Medication Monday: Luvox

Another Monday means it is time for another Medication Monday, the weekly series that examines some of the various mental health medications that are available. It is not meant to be a substitute for medical advice, but rather a brief, informative introduction that will hopefully allow readers to be more educated when they talk to their doctor. Hopefully, talking about medications will also cut down on the stigma associated with mental health meds. This week, we leave the supplements behind and get back to talking about prescription medications with a discussion of Luvox (fluvoxamine).

Luvox us an antidepressant medication that belongs to the class of medications known as selective serotonin reuptake inhibitors or SSRIs. It is used to treat major depressive disorder and obsessive-compulsive disorder. It may also be used off-label for social anxiety disorders, panic disorders, and certain eating disorders. Whatever the reason the Luvox was prescribed, you should not stop taking it just because you start to feel better. Stopping this medication suddenly may cause a relapse in your underlying symptoms, and may also cause dizziness, headache, irritability, nausea, nightmares, a tingling sensation on the skin, and/or vomiting.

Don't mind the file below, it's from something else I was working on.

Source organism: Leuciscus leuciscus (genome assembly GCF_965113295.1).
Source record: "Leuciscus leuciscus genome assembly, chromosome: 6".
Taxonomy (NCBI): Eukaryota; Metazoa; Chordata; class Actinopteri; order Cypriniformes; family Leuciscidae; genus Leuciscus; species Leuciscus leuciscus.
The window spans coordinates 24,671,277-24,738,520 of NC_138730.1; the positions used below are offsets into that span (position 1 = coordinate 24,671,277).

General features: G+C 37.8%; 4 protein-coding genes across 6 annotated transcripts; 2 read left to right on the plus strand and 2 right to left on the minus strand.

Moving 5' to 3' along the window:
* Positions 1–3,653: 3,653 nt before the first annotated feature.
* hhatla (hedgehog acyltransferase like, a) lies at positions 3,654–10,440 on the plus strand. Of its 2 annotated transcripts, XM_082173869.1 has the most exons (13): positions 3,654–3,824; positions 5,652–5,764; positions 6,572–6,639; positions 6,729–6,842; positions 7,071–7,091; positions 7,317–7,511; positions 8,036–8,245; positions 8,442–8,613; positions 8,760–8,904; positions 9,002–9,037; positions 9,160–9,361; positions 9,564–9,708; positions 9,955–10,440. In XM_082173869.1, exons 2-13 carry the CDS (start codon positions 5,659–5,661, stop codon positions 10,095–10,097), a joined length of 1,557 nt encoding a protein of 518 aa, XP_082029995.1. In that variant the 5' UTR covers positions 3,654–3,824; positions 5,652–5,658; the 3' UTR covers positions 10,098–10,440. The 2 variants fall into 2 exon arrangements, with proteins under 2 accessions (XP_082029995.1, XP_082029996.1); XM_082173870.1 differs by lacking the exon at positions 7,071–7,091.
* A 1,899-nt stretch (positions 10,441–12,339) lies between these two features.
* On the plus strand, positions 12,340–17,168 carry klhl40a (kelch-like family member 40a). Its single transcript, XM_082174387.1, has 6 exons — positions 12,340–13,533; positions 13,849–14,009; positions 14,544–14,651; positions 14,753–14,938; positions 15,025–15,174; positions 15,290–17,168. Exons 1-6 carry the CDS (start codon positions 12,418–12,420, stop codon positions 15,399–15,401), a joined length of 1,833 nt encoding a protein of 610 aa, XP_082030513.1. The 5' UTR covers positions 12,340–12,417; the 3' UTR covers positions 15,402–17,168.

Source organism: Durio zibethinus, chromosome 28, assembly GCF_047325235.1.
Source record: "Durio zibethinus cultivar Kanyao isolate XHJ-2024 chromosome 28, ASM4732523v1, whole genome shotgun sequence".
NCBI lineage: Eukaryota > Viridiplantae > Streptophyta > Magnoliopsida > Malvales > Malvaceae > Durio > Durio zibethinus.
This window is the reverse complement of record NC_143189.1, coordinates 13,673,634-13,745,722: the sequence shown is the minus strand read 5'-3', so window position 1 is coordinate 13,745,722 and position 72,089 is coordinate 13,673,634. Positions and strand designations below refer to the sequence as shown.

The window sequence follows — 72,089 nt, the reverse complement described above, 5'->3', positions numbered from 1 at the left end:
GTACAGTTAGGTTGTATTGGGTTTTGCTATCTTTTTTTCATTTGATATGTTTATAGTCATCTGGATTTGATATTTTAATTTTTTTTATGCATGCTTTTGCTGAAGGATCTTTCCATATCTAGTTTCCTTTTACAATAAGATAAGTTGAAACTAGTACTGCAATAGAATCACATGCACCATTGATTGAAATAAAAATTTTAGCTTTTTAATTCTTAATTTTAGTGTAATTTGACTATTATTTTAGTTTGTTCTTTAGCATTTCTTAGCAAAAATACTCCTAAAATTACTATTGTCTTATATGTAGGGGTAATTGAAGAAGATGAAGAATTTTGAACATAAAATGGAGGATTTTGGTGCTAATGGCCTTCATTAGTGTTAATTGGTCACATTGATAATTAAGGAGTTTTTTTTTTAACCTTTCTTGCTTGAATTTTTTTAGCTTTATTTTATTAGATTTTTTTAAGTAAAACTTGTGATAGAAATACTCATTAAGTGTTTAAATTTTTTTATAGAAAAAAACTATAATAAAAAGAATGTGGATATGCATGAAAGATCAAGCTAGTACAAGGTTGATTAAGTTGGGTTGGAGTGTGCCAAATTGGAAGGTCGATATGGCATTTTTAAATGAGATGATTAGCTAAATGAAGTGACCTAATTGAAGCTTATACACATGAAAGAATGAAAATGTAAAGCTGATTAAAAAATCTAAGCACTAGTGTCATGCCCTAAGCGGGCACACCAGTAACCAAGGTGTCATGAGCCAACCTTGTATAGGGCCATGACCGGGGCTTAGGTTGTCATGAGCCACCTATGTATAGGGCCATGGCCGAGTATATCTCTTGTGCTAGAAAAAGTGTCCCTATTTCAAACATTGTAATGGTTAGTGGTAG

Even if you take this medication as directed, you could have side effects, such as diarrhea, dry mouth, headache,  increased sweating, nausea, nervousness, restlessness, fatigue, sleepy feeling or insomnia, and possible sexual side effects. Most of the side effects will improve after the first week or two as the medication starts to take effect. Rarer side effects include low sodium levels in the blood and serotonin syndrome. Both of these are serious and should be communicated to your doctor immediately. 

And while this list of side effects might sound scary, chances are you won’t get all of the side effects. And even if you do, and the side effects get to be too much, you can work with your doctor to find another medication that works better for you. Just like how no two mental illnesses are the same, no two people react to medications the same. This is just one of many reasons why you should talk with your doctor about these medications if you have any questions. They will have prescribed the medication because they believe it will be the right one for you, but they should also answer any questions you have.

And hopefully, these posts help you be more prepared for those conversations. And as always, thanks for reading.

Source: NAMI Medications – Fluvoxamine (Luvox)

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